Friday, June 2, 2017

Chapter 4 of Book 1 of 3 as a sample read

Chapter 4

The next day’s drive brought the three even closer. Bekka and Susana continued to bicker, and Rebe had to mediate, but they each enjoyed the rapport. They discussed what had happened last night and how they felt since coming to Mexico and meeting each other; they agreed that Demetrio was the key to figuring out what had happened to them. They needed to find him and question him about why they were feeling odd urges, losing their tempers, avoiding the night, and embracing the day, and they needed him to explain this chemistry among them.
In any other time or place, the three would be an unlikely combination, yet each now felt that to be without the others would wound them more deeply than breaking off a romance. The feelings weren’t necessarily sexual, but that’s as close as they could come to describing them – a desire to be together as intense as any sexual desire.
Bekka said, “There’s something weird going on. I’ve never wanted to be in the company of anyone as much as I want to be in your company, and I don’t even know either of you. There you have it – the emotion is true – the reason for it probably won’t change the feelings.”
“But,” said Rebe, “knowing the reason can help us moderate ourselves; if we know what’s going on, we may find options for overcoming it.”
Susana thought to herself, “But I don’t want to overcome it; I like feeling this way.”
Rebe said, “I do too,” and looked back over her shoulder at Susana who was staring out the window with a smile on her face.
She turned to Rebe and said, “What? I didn’t say anything.”
Rebe replied, “Didn’t you just say that you liked feeling like this?”
“No,” said Susana, “I thought it, but I didn’t say it.”
Rebe said, “I must be reading your thoughts then since I heard it plain as day.”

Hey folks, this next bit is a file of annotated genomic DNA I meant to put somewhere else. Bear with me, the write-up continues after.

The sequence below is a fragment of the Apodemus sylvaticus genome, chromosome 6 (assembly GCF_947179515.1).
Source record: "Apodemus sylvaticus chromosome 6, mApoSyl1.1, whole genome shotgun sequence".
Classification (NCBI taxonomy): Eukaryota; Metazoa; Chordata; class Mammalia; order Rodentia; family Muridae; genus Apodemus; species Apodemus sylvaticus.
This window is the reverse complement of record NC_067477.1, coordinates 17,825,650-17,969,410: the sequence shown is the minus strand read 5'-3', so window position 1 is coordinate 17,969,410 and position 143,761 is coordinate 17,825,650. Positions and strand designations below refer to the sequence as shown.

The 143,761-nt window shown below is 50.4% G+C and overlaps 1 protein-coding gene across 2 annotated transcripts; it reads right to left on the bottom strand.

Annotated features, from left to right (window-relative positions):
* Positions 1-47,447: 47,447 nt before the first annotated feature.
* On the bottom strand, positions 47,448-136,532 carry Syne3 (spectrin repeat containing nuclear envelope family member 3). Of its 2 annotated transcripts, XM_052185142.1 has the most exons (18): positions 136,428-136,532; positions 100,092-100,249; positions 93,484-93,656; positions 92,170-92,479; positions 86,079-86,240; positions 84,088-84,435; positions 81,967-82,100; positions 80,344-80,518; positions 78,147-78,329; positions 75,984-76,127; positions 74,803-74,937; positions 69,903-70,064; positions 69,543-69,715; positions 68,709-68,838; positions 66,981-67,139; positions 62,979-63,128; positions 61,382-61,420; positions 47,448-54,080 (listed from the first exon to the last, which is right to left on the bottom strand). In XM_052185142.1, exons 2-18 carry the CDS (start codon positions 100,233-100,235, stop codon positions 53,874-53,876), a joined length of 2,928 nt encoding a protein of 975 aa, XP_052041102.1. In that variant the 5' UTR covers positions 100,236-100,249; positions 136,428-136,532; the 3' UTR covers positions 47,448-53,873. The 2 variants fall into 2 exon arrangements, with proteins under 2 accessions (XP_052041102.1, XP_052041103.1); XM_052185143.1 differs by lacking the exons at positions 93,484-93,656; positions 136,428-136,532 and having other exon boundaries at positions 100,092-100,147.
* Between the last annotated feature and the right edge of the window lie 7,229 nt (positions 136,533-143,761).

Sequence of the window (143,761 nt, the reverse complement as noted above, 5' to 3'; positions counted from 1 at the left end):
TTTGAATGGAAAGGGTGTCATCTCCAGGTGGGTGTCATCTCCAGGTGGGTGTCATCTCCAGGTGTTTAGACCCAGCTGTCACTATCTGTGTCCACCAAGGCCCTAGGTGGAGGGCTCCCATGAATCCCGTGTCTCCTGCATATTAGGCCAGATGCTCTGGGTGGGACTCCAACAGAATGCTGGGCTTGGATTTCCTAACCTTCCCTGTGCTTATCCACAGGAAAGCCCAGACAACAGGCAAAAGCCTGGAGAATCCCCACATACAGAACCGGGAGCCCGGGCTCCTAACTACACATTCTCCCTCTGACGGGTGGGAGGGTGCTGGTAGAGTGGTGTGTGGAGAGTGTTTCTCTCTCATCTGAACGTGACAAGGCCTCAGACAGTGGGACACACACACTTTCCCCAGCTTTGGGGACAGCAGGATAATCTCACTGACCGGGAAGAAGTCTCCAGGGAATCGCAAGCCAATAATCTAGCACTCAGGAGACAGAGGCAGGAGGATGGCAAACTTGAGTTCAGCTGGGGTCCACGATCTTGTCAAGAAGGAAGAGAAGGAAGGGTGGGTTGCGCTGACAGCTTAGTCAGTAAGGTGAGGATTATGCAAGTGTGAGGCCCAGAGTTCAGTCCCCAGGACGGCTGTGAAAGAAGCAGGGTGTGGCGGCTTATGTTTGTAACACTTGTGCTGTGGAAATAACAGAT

Susana laughed, “You must be. Hey, maybe we’ll all be able to read each other’s minds. Wouldn’t that be something?”
“Yeah that would be something.”
Rebe was driving again, way over the speed limit, on a toll road that was free of topes. The country was beautiful and became more so the closer they got to San Miguel de Allende.
Finally, they crested a hill and took in the stunning sight of the lakes and the town. The green-pastured checkerboard carpet of corn and grasses welcomed them as they drew near – a contrast to the trees and cacti that grew next to each other around the fields.
“It’s almost as if this place knew we were coming,” said Susana as she reached for her camera, “and it’s happy that we’re finally here.” She started taking photos out the window.
Bekka, Rebe and Susana drove into San Miguel de Allende and checked into their suite at the Rosewood hotel. As they unpacked, they discussed their upcoming meeting with Demetrio at the Luna, the rooftop lounge.
Susana said it was a shame that it was not a full moon because it would be a beautiful, romantic location to view it.
Rebe said, “That won’t happen for another five nights on March 20, which will be the Spring Equinox. Tonight will be cloudy, though, which makes for a better sunset.”